Tories, however, still face a conundrum. How do they maintain that they remain a party of tax cuts when there is no room for manourvre during the lifetime of their first parliament? Ken Clarke tried, but failed, to prepare for the possible abandonment of the promise to downgrade the pledge to lower inheritance tax from a commitment to an aspiration – only to make unhappy waves among the party faithful and backbenchers. Within hours the promise was re-stated. How, the Tory right was arguing, can voters believe that they will keep an election manifesto promise, in government, if they cannot keep, in opposition, the one spectacular promise that led to Mr Brown scrapping the plan for a 2007 election. Similarly, Mr Osborne last week momentarily dallied with the possibility of cancelling three year public sector wage agreements and even hinted that public sector pension arrangements might be in jeopardy before engaging reverse gear shortly afterwards.
It has also taken several weeks of unresolved soul searching for the front-bench to make up its mind about its attitude to quanitative easing – printing money. Mr Cameron needs to be aware that it will be on his watch that the inevitable consequences of this policy – massive double digit inflation – manifesting when he faces re-election in 2015. His first response next week should be to oppose, unequivocally, all present government action involving the use of the printing press. Since Mr Brown appears to be instructing his chancellor to adopt a slash and burn policy, without regard to the post election consequences, a high inflation and high interest rate economy now looms. Mr Cameron needs to pin future inflation on current government policy.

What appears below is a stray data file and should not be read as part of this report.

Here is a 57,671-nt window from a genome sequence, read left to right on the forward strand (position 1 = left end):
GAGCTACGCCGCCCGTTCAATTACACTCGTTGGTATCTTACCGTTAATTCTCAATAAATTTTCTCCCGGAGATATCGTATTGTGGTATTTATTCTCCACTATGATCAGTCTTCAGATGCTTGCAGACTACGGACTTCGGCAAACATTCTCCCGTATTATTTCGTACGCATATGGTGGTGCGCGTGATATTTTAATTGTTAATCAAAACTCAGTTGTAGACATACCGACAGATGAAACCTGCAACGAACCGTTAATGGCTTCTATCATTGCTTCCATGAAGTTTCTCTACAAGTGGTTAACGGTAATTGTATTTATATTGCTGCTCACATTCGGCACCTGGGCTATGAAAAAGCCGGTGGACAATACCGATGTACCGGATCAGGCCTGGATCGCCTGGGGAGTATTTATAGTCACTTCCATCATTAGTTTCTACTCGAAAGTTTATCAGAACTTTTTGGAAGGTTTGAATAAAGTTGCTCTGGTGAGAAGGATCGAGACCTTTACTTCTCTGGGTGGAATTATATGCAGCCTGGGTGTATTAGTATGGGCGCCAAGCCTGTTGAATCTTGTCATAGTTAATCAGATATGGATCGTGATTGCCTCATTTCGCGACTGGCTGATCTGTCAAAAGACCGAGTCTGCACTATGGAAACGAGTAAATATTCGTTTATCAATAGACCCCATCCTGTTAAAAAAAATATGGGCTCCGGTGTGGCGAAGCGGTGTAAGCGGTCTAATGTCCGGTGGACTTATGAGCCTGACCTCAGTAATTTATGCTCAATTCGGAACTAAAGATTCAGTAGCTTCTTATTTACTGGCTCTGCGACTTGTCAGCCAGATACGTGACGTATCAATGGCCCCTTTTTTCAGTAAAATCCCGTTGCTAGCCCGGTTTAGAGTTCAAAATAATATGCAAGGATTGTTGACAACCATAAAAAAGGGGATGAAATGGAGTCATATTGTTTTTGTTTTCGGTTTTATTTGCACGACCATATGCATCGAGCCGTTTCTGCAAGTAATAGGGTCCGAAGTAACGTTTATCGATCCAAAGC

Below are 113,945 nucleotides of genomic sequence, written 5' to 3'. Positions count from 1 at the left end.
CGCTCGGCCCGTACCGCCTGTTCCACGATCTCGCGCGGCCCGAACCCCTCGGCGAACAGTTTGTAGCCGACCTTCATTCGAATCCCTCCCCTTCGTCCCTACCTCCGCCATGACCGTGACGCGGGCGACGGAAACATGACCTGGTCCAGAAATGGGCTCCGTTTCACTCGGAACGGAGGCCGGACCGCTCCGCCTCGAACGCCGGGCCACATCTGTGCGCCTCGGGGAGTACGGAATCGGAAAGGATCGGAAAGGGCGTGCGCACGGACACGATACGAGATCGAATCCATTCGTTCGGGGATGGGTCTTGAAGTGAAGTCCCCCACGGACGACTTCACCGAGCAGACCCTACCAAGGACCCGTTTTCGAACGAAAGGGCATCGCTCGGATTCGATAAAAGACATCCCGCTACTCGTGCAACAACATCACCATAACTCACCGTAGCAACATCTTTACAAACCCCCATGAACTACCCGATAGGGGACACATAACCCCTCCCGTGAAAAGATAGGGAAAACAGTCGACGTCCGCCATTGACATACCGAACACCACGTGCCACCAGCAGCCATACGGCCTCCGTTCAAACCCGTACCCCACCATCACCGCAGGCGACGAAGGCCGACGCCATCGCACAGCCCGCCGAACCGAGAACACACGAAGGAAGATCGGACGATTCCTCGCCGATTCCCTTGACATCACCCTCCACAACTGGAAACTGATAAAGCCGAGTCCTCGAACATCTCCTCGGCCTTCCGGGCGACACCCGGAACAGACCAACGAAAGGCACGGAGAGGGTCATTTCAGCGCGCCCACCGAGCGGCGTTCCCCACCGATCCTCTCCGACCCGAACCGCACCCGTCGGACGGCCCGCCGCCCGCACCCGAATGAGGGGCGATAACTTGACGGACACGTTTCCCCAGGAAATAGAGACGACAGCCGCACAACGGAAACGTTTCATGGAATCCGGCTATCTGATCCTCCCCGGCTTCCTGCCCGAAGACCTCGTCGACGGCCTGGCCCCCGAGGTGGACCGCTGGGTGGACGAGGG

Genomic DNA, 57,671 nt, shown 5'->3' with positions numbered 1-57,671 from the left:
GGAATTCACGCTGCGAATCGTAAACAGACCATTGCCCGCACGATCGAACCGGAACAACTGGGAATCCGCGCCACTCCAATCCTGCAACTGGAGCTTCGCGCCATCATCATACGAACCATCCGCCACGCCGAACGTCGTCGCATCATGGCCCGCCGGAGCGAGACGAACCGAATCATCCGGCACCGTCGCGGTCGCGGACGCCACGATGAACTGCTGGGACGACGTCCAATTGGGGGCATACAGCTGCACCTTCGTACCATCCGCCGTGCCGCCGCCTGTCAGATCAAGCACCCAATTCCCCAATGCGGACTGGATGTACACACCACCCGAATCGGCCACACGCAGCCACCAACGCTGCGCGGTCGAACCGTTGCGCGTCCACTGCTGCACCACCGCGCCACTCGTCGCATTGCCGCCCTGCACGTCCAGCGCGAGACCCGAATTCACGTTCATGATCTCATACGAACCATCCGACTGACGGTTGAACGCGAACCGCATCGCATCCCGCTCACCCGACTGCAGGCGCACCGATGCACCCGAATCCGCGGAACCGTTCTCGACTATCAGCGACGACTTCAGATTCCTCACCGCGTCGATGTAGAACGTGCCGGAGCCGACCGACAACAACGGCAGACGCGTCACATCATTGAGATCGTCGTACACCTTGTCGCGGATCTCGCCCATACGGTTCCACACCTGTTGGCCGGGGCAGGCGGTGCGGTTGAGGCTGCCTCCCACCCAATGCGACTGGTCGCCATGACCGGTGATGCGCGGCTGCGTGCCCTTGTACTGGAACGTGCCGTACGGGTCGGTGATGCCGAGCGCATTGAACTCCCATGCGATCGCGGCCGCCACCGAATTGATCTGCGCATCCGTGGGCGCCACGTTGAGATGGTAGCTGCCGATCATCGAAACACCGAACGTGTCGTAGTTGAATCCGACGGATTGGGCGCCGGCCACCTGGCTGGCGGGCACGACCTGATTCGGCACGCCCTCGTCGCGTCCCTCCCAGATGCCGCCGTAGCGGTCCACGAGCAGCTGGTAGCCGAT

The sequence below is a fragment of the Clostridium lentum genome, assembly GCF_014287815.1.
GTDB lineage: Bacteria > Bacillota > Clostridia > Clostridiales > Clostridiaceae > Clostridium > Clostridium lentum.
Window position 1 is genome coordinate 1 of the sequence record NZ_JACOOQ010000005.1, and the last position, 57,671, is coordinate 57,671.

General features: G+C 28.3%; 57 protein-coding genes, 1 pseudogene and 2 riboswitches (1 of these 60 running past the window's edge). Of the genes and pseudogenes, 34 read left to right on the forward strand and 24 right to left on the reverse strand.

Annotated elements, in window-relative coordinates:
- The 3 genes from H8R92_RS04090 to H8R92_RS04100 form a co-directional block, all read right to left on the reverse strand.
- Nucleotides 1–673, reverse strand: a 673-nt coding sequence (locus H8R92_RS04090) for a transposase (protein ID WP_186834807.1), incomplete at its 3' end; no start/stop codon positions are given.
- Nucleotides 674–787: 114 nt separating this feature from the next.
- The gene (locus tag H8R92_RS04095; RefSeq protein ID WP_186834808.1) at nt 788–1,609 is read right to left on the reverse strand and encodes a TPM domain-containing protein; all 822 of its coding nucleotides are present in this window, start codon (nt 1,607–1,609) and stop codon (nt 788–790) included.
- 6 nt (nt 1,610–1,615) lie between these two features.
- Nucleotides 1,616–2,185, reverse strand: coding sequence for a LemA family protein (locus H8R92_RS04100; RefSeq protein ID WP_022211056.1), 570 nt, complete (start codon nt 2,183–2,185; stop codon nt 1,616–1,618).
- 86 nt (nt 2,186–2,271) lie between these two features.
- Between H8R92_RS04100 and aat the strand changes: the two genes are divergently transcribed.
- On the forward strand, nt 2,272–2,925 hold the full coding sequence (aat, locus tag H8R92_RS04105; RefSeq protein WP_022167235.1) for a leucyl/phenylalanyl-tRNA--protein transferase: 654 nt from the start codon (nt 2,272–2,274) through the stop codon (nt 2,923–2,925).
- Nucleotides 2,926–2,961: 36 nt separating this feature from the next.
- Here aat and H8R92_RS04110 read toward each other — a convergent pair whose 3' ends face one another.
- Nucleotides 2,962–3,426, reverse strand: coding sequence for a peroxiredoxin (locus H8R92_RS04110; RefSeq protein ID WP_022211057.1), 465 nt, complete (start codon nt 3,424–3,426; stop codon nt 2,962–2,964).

Tory strategists believe that it may be possible for Mr Cameron and Mr Osborne to fudge precise spending and tax proposals until after the election. They are right – they can. But only if they are totally sure in their own minds that they are willing to endure instant unpopularity within weeks of the polls closing.
The Cameroons' cultural difference from the Thatcherite leadership of yesteryear is that, hitherto, they have only been built for good times. "Let there be sunshine" was the rallying cry from Mr Cameron at his first party conference. Now the political weather for the next Tory government is destined to be dark clouds.
Thatcher, Howe, Tebbit and their fellow travellers only ever knew grim disasters and thrived in such a climate. Thirty years ago I campaigned as the successful Tory candidate for Scunthorpe on a pledge of lower taxes. Within weeks, however, Geoffrey Howe had torpedoed my promise by doubling the rate of VAT. Yet voters readily accepted the bigger picture of economic bankruptcy. Most MPs thought their pledges of lower overall taxes would be realised only if unpalatable medicine was first administered. Thatcher and Howe had decided these plans well in advance.
Having spent four years shedding the image as the "nasty party", Mr Cameron is obliged to administer the nastiest economic medicine ever prescribed by any government since the Second World War.